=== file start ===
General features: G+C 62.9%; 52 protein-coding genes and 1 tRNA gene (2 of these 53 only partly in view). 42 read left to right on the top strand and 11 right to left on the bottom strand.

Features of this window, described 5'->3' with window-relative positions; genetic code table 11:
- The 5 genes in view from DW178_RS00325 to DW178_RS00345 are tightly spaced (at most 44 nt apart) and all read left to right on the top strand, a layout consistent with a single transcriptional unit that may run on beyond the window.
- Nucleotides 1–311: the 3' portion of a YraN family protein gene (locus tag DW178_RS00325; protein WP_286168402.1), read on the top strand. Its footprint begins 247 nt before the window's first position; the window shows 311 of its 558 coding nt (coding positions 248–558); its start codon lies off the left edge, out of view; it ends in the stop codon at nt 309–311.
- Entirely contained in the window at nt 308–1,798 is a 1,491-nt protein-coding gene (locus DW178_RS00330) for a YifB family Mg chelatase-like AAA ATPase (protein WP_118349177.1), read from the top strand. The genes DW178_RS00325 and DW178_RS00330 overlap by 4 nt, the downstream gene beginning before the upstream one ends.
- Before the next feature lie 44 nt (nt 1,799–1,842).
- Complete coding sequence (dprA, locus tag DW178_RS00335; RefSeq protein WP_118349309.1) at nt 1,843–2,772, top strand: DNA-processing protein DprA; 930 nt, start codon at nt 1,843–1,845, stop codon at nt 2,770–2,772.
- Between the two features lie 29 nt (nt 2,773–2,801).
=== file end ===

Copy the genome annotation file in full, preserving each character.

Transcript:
General features: G+C 62.9%; 52 protein-coding genes and 1 tRNA gene (2 of these 53 only partly in view). 42 read left to right on the top strand and 11 right to left on the bottom strand.

Features of this window, described 5'->3' with window-relative positions; genetic code table 11:
- The 5 genes in view from DW178_RS00325 to DW178_RS00345 are tightly spaced (at most 44 nt apart) and all read left to right on the top strand, a layout consistent with a single transcriptional unit that may run on beyond the window.
- Nucleotides 1–311: the 3' portion of a YraN family protein gene (locus tag DW178_RS00325; protein WP_286168402.1), read on the top strand. Its footprint begins 247 nt before the window's first position; the window shows 311 of its 558 coding nt (coding positions 248–558); its start codon lies off the left edge, out of view; it ends in the stop codon at nt 309–311.
- Entirely contained in the window at nt 308–1,798 is a 1,491-nt protein-coding gene (locus DW178_RS00330) for a YifB family Mg chelatase-like AAA ATPase (protein WP_118349177.1), read from the top strand. The genes DW178_RS00325 and DW178_RS00330 overlap by 4 nt, the downstream gene beginning before the upstream one ends.
- Before the next feature lie 44 nt (nt 1,799–1,842).
- Complete coding sequence (dprA, locus tag DW178_RS00335; RefSeq protein WP_118349309.1) at nt 1,843–2,772, top strand: DNA-processing protein DprA; 930 nt, start codon at nt 1,843–1,845, stop codon at nt 2,770–2,772.
- Between the two features lie 29 nt (nt 2,773–2,801).